The size and type of your girth can be influential as well. When choosing a girth, evaluate its position and the position of the buckles on your horse’s chest. The highest pressure under the girth occurs just behind his elbow. Avoid using a girth that fits closely behind the elbow. Consider buying a girth that is contoured in this area (designed so it curves away from the elbows). When using a contoured girth, make sure it is the correct size and attached to the saddle billets evenly on both sides, so that the parts that are cut back are at the level of your horse’s elbows.

In racehorses, the use of a girth that is elastic throughout its entire length has been proven to give some protection against overtightening. A girth that is elasticated only at the end(s) is unlikely to offer similar protection, although it does offer some room for expansion provided the girth is not adjusted so tightly that the elastic is fully stretched.

When you tack up your horse, attach the girth loosely at first, then tighten it gradually before mounting. After a few minutes in the saddle, it’s usually possible to tighten the girth a little more because your fluffy saddle pad has flattened down and, if your horse puffed himself up when the saddle was being put on, he will have unpuffed after being ridden for a short time. Be careful not to shift your weight in the saddle when adjusting your girth while mounted, as this can pull the saddle out of place.

To get an idea of how tight your particular girth needs to be given all the variables I mentioned above, check the position of your saddle now and then throughout your ride. If it tends to slip to one side or backward toward your horse’s tail, the girth may need to be a hole tighter. On the other hand, if your saddle never budges, try the girth a hole looser. Make these adjustments gradually and never risk riding with a girth so loose that the saddle might shift dramatically and jeopardize your safety.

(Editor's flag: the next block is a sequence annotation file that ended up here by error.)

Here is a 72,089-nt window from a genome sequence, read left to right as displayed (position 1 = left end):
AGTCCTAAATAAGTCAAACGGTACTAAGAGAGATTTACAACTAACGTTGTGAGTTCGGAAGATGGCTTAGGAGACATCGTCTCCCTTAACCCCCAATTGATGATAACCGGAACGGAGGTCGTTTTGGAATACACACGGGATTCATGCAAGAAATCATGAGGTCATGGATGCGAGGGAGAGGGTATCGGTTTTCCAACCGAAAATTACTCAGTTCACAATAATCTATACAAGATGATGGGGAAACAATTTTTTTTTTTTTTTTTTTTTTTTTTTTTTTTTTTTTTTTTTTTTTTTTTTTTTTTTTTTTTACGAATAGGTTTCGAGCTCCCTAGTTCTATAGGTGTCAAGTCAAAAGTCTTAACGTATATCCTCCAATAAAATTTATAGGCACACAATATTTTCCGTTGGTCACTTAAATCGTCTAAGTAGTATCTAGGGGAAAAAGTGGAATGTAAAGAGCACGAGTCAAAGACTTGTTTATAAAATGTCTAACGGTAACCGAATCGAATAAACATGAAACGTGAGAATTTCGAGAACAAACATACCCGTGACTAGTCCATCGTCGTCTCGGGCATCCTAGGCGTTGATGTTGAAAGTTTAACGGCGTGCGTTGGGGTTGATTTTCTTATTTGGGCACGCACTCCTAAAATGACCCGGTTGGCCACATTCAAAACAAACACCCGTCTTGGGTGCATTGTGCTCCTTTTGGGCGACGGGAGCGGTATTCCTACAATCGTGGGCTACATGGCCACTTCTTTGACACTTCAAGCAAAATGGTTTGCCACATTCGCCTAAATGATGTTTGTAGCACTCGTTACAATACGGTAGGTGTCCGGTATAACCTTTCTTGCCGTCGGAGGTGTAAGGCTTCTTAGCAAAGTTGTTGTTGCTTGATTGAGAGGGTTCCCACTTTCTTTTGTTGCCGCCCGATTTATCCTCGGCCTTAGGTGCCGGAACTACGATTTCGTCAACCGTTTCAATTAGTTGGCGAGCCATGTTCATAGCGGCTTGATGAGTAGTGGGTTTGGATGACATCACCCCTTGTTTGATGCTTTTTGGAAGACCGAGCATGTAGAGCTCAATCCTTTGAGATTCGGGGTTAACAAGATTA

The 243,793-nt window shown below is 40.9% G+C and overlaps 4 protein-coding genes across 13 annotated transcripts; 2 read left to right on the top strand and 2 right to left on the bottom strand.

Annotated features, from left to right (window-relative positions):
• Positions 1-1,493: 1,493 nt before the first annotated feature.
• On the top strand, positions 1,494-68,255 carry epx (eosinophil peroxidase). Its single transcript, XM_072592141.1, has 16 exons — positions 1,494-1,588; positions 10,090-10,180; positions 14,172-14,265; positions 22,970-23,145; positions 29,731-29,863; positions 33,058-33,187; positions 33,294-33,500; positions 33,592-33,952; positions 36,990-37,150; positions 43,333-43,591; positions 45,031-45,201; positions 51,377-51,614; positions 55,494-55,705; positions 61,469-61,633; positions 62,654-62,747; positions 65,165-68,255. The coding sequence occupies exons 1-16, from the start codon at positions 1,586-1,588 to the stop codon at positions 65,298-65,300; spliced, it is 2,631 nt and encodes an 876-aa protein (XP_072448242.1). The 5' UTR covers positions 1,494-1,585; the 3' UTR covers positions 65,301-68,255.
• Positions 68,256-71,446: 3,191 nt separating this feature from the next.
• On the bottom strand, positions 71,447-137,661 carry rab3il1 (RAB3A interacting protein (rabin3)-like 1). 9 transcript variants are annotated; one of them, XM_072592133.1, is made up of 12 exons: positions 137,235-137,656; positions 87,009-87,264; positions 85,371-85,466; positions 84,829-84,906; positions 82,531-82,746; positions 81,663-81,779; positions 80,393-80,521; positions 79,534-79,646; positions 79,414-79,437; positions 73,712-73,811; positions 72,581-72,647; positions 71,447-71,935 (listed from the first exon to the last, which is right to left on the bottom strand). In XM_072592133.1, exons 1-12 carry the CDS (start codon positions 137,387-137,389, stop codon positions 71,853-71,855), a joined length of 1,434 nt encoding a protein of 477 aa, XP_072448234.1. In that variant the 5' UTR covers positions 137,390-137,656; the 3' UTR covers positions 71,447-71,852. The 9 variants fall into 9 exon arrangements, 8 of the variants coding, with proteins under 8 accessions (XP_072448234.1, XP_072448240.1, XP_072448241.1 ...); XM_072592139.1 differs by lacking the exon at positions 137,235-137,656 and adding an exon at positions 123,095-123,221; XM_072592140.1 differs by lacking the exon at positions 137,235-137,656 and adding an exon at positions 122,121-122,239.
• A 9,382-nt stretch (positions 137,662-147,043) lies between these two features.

Hilary Clayton, BVMS, PhD, DACVSMR, MRCVS, is a leading expert in equine biomechanics who has transformed the sporthorse world’s understanding of the performance and soundness of equine athletes. She grew up in England and earned her veterinary degree from Glasgow University before going on to research and teach at veterinary colleges in the United Kingdom, the Netherlands, Canada and the U.S. From 1997 to 2014, she served as the Mary Anne McPhail Chair in Equine Sports Medicine at Michigan State University’s College of Veterinary Medicine. Her work has included studies of bitting, saddle-fit biometrics, kinematics and conditioning, with an emphasis on the prevention and treatment of lameness. Also an experienced eventer, show jumper and dressage rider, Dr. Clayton is a U.S. Dressage Federation bronze, silver and gold medalist and a certified equestrian coach in the U.K. and Canada.

This article originally appeared in the November 2015 issue of Practical Horseman.